“Growing inequality is one of the defining challenges of our time. What role can the World Wide Web play in tackling it? Seven out of 10 people live in countries where the gap between rich and poor is greater than it was 30 years ago, according to Oxfam research. In some countries these disparities are reaching levels last seen before the Great Depression. Inequality topped the World Economic Forum’s annual survey of global risks this year, while the head of the International Monetary Fund (IMF), Christine LaGarde, recently warned that rising inequality is choking economic growth, and leaving “a wasteland of discarded potential” in its wake. This discarded potential is the most damaging effect of inequality, eroding the chance for people to make a better life for themselves and making poverty a permanent trap passed on from parents to children. The Web’s power to help restore equality of opportunity is clear. Twenty-five years ago Sir Tim Berners-Lee and his colleagues at CERN took a momentous decision not to patent the Web, which led to a remarkable democratisation of its capabilities. Today, armed with little more than a smartphone, anyone — regardless of where they were born or how much they earn — can start a business, record a music video, crowdfund an invention, take courses with Nobel Prize-winning professors, or even launch a successful campaign for office. As the examples of Korea, Brazil, Estonia and Iceland demonstrate, the Web has three critical contributions to make to fighting inequality:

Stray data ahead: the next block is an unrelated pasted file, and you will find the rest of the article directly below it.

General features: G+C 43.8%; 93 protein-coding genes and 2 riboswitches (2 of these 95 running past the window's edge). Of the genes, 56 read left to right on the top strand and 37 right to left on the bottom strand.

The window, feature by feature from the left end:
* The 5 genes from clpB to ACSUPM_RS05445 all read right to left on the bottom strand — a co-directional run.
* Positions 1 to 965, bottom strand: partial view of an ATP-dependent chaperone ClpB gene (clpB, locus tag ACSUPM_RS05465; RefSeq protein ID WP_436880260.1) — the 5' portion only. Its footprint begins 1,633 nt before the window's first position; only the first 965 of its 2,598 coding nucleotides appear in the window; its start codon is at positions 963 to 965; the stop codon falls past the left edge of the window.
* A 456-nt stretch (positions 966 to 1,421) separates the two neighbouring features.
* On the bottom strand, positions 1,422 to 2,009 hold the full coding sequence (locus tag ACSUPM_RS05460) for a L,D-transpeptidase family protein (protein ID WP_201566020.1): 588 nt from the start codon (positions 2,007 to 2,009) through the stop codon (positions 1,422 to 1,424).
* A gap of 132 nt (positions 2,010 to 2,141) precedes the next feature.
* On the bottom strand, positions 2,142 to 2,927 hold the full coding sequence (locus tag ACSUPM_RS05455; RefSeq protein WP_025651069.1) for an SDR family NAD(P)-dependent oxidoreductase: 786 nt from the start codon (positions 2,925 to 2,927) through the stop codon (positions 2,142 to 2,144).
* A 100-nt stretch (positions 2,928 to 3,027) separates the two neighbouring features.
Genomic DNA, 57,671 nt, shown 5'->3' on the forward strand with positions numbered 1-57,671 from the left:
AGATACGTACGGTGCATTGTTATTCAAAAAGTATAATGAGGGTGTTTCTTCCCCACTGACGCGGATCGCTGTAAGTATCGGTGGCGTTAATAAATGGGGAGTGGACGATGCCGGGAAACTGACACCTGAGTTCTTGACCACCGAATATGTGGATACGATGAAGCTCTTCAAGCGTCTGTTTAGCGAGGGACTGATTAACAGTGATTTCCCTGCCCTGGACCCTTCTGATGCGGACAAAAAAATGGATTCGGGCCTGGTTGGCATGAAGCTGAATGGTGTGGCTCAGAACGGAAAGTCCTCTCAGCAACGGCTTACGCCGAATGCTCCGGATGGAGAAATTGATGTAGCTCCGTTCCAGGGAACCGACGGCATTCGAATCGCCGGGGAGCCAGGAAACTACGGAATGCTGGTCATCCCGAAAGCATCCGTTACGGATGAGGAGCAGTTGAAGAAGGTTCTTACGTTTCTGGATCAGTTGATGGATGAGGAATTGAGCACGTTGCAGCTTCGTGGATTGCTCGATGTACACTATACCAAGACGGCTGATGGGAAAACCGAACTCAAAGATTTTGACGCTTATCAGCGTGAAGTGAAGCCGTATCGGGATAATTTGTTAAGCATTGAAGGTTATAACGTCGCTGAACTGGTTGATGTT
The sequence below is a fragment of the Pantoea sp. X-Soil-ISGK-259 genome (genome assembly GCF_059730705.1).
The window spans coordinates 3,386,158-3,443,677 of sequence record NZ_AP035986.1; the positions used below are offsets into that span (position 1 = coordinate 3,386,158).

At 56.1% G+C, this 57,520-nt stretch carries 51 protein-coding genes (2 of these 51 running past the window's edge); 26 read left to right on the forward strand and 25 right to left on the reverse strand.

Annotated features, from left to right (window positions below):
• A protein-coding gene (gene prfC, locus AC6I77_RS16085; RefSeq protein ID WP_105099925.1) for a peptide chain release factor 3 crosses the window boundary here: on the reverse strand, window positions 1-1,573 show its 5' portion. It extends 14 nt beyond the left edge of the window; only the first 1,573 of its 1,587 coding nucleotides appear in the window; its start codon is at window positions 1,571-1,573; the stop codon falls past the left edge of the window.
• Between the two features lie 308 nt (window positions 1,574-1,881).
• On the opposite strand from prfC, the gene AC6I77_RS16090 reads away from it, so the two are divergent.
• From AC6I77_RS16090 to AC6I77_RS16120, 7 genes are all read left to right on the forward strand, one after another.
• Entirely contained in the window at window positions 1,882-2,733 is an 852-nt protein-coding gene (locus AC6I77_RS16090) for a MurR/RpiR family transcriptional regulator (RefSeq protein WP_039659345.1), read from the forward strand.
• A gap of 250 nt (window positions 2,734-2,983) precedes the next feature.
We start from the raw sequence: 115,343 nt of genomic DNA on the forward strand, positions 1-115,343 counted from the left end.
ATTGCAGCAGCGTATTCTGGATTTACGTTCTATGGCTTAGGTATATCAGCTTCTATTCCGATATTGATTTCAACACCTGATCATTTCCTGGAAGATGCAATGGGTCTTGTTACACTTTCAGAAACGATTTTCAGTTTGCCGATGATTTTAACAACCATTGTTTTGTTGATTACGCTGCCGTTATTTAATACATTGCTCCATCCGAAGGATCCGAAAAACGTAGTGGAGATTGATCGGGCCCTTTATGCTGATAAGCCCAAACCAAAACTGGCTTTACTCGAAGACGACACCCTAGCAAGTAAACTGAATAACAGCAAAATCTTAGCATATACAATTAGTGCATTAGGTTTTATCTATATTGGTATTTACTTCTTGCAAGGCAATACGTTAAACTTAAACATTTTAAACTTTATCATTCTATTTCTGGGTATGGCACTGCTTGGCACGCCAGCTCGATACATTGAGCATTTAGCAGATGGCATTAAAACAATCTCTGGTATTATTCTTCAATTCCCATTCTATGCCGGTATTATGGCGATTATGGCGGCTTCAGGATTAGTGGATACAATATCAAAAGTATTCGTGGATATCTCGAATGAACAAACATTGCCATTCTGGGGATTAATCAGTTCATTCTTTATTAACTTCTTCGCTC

- Expanding access to knowledge, information and skills
- Enabling wider political participation and voice
- Lowering barriers for small and micro-enterprise to innovate, compete and succeed
But we can’t take the equalising power of the Internet for granted. Current trends suggest that we now stand at a crossroads between a Web “for everyone”, which strengthens democracy and creates equal opportunity for all, or a “winner takes all” Web that further concentrates economic and political power in the hands of a few. Already, overall scores for the Web’s contribution to development and human rights are strongly correlated with wealth. The higher a country’s per capita income, the higher its Web Index ranking. In part, this is because access is still heavily skewed to those living in high-income countries. An estimated 4.4 billion people — mostly poor, female, rural and living in developing countries — have no access to the Internet at all.
- While Internet use has soared from around 45% to 78% in high-income countries since 2005, in low-income countries it has remained below 10% year after year. Internet penetration grew by only one percentage point per year from 2011-2013 in low-income countries. (ITU)
- In the poorest countries, the relative costs of basic Internet access remain over 80 times higher than in the rich world — while Internet use is 10 times lower.”